Shit Sandwich Shortlist (or TripleS):
Similar to above, when you put an average candidate in the middle of the shortlist to hide them as best as possible.

Paris Hilton:
A candidate that initially looks OK but it very quickly becomes clear when you talk to them that there is no substance (can also be known by many other names).

Bird shit placement:
A lucky placement that comes from no where.

Acronym to describe a placement that once looked very positive but has gone very wrong (F****d up beyond all recognition).

Can't polish a t**d:
The impossible process of trying to make a  poor candidate sound good.

The Bridesmaid:
A candidate that often gets to the final stages but never gets an offer.

I would love to hear of others that are in use.....

Monday, 4 July 2011

Superlatives - my absolutely very worst pet hate ever

Exceptional, outstanding, superb, unique.....and other similar superlatives are words that I come across every day when reading job adverts.

Reading these types of adverts is a bit like receiving that email from Nigeria advising you that you someone wants to send you a million dollars in return for your bank details. When I see an advert that describes the job with a long list of superlatives it makes me think that the opportunity is not nearly as good as the recruiter is making out. If something sounds too good to be true it has a tendency to make you instantly suspicious.

When you consider that candidates, especially passive ones, commonly make ‘instant’ decisions on whether an advert is worth following up, it is crucial to sound credible. There is nothing wrong with a positive spin , after all making a job sound as attractive as possible is the very point of the exercise. But it is better to do that by presenting the facts and not just with a bunch of superlatives that don’t actually tell you anything about the job.

Compare these extracts from 2 job adverts:
  1. "Unique opportunity with a superb commission structure, fantastic company and exceptional career development"

  2. "Team leader role with a global market leader, $150k+OTE and structured career path leading to management opportunities in 3 years"
The educated job hunter in the professional market (which is more or less every job hunter these days) will rarely be won over with adverts like the first. The passive candidate, will only be interested in the facts and how they compare to their present role. In my own experience of job hunting, if the facts and figures are not being advertised then I am not going to bother applying. The job will almost certainly not be as attractive as it is made out or it in fact does not exist in the first place (and yes, the non recruitment world does realise that advertising fake jobs to fish for candidates happens).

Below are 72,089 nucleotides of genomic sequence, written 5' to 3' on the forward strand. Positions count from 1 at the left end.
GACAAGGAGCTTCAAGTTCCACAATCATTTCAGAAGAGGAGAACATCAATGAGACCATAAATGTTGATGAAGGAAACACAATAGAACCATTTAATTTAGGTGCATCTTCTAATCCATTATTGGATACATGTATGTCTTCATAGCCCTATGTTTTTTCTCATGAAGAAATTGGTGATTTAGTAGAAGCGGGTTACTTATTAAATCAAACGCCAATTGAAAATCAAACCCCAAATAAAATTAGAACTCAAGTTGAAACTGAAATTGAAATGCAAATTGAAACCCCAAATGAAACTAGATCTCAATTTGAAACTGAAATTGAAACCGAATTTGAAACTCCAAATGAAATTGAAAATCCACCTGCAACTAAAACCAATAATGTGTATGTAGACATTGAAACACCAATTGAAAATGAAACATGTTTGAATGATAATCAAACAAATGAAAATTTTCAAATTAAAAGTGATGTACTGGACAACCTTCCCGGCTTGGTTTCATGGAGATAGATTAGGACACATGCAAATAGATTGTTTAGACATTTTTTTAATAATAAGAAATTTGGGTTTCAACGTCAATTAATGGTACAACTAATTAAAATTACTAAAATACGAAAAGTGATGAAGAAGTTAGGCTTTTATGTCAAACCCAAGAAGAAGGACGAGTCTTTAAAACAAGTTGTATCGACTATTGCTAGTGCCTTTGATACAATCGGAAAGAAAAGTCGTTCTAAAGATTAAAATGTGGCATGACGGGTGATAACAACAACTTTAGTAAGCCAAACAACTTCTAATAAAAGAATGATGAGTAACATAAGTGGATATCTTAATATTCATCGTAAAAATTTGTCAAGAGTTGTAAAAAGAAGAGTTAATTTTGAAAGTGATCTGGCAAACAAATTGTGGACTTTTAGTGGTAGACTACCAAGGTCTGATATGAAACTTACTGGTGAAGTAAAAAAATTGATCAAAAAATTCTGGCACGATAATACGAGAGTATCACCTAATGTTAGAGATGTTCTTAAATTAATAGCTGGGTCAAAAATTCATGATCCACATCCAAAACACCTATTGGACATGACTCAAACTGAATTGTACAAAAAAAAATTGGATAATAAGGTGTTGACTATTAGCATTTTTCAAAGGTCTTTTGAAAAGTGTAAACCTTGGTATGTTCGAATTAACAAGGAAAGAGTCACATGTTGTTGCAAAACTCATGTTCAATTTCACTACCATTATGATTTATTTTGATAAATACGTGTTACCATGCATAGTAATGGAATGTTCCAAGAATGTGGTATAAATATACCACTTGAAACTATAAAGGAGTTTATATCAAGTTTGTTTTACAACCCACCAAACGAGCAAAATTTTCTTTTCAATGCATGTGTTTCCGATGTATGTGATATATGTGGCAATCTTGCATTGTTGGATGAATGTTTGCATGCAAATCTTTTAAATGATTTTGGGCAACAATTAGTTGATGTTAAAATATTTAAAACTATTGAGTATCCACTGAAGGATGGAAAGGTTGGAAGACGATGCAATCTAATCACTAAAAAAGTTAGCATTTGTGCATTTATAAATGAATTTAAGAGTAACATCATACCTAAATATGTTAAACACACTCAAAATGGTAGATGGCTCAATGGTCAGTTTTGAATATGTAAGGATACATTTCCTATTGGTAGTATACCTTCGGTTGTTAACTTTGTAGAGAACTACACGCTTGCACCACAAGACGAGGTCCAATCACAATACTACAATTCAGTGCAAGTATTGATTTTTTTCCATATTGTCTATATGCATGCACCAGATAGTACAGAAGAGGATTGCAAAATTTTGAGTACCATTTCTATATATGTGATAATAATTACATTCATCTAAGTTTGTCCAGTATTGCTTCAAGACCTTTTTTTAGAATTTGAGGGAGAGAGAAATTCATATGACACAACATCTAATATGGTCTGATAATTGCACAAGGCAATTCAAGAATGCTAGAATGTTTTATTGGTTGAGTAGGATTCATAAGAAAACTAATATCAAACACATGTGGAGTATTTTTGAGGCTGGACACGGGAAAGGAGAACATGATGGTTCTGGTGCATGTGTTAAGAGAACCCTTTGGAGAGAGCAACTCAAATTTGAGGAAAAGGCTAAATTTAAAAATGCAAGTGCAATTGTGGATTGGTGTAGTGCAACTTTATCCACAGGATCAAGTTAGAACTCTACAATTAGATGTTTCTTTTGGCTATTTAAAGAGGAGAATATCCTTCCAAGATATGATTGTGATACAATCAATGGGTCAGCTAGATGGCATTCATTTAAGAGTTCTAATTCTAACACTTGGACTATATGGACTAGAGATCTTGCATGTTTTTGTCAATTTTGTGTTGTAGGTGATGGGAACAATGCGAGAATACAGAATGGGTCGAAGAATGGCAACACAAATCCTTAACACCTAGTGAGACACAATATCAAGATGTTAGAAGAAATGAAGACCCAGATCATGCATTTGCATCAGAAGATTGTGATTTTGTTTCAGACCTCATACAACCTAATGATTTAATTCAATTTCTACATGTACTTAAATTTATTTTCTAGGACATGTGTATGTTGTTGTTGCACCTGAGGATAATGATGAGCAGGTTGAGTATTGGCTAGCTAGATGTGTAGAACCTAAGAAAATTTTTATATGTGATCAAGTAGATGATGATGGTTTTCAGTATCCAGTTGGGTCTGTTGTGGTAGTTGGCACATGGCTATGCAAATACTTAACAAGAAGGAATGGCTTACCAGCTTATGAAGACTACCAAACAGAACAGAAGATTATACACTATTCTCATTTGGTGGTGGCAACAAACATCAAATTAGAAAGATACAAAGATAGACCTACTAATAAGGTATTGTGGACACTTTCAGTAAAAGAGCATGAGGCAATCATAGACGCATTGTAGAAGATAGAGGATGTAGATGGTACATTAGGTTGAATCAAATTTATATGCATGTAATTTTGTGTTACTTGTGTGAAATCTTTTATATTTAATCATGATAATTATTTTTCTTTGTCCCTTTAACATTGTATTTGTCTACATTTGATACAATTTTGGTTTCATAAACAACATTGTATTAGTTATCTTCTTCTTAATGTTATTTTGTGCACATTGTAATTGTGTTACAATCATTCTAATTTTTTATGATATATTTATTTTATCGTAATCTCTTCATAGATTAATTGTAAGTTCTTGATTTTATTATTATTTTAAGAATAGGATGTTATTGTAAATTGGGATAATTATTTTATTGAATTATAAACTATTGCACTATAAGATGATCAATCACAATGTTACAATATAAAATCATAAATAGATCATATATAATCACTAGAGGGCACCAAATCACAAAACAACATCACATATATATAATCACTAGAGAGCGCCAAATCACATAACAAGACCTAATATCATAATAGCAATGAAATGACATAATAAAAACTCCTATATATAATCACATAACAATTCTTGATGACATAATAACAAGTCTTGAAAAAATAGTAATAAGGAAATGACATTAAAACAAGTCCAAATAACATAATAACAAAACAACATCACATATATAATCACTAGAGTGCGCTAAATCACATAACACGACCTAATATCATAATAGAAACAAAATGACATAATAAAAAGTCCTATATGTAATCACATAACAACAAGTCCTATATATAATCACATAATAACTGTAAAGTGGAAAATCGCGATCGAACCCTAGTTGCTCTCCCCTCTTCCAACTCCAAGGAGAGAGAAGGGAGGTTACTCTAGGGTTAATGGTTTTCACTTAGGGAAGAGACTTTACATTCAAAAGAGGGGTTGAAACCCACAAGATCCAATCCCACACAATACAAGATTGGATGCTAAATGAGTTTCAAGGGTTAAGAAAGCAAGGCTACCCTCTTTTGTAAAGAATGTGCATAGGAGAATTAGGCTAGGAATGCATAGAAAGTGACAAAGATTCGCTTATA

The same principles apply when a recruiter is putting together a profile for a candidate to present to a client. If your candidate is worthy of sending to a client then highlight the reasons why and focus on the facts: "An excellent communicator with a mature attitude and friendly nature, this candidate is a rare find in this market". This description could just as easily apply to my dear grandmother (God bless her) as it could to anyone.
As a challenge, the next time that you write a job advert or candidate profile try not include any superlatives, or even strongly phrased positive descriptions. In fact, try and just keep to the facts. I guarantee that your applicants will be of a far better quality and clients more receptive.

PS - Before anyone puts my name into Google and emails me back all the horrid examples of when I have used superlatives, I admit guilt but am in rehab to overcome my terrible addiction.

Forgetting the fake job advert, the reason for the over use of superlatives is either because a proper job spec has not been taken or simply laziness.

Friday, 1 July 2011

Scott Recruitment launch interactive recruitment salary survey

Scott Recruitment's innovative 'Recruitment Salary' site is a free salary comparison resource where Australian recruitment and HR industry professionals share salary data to help them ascertain what people in the local recruitment and HR profession are really earning. The site works on an honesty based 'give to get' model whereby all salary data is entered by (and shared by) Australian recruitment and HR professionals. Help maximise the value of this data by contributing your salary today and in return receive a free comparison of your salary against peers with a similar profile as yourself. Try it now ...